Pay The Intern!

by John on November 15, 2010

In my previous life I was a corporate recruiter advocating for the candidates and for the company. I found that if I could strike a balance between what we offered the candidates and what they expected to earn, it was a good deal. Everyone felt good, lives were changed, problems were solved, and I did my job.

Today, working at the university, it’s a completely different story. See, I got a call on Friday from a rather large company, they wanted an intern and they wanted the intern for free.

I politely asked them why? The response was nothing short of comical. “What do you mean why” the voice on the other end of the phone said somewhat incredulously? “We’ve always done it this way, and quite frankly, we’re not going to pay them”.

So I politely launched into my canned “I’m not your HR department or your legal counsel speech” and pointed out to them that the DOL is pretty specific on what constitutes what should be paid.

See the students at my university have to do something that other students don’t normally do at other schools, they need to fight. They fight to get a parking spot, fight to get into the class, compete with the others to get good grades and once they’re out, they need to fight with other graduates to get a job here in the South Florida market. Miami is still running in the double digits of unemployment (13.1%) and well, you get the point… it’s a tough market out there.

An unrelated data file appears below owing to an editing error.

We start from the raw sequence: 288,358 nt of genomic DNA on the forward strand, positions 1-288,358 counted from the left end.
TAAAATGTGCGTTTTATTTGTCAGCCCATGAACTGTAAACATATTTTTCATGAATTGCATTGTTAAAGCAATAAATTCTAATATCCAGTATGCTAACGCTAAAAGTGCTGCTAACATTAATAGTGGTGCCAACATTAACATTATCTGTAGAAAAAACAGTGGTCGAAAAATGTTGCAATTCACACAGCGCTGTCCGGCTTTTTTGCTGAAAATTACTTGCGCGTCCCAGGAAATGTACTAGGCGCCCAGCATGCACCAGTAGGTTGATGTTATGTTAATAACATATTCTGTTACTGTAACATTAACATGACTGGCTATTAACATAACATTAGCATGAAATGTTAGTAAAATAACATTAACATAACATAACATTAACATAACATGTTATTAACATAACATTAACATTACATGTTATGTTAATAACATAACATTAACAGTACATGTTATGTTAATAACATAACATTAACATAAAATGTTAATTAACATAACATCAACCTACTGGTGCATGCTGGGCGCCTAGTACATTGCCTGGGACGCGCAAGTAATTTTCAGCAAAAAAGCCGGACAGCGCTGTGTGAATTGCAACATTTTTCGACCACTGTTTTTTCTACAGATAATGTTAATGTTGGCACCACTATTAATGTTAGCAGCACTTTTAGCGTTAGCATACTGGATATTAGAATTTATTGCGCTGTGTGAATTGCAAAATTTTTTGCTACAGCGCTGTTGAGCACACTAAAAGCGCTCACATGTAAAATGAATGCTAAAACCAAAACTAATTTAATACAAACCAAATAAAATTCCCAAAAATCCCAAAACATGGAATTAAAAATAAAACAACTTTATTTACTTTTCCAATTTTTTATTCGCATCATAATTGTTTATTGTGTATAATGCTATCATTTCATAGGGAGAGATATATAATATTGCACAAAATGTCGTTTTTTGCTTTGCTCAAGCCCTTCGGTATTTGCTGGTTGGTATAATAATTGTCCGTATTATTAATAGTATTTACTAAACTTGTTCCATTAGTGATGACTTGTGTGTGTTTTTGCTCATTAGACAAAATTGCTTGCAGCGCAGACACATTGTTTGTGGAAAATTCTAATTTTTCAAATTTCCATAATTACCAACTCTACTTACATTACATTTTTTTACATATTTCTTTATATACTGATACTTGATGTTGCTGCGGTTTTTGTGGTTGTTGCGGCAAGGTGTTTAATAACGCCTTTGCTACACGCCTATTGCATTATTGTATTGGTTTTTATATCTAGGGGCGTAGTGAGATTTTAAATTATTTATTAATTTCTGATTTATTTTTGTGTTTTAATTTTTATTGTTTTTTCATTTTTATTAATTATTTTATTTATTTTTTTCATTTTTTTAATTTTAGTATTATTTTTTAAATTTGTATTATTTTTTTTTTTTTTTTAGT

So why make the intern pay for the privilege of working there?

I truly do get why there are unpaid internships out there; while my own personal philosophy is different I still think it’s a valid question. Wouldn’t it make sense for an organization to pay something, anything, even if it’s minimum wage?

In the end, I don’t know if the client fully understood the implications, or if they even cared, but we’ll see. Just once I’d like to email the link to Harlan Ellison’s rant. Maybe that’ll increase their understanding.

{ 1 comment… read it below or add one }

akaBruno November 15, 2010 at 7:50 am

Good stuff, john. Just as important is that the intern is doing meaningful work, and is not just a glorified filer. Too often, companies bring in interns to do menial or busy work, instead of having students develop skills and experience that would serve them as they build a career.

Leave a Comment

{ 1 trackback }

Previous post:

Next post: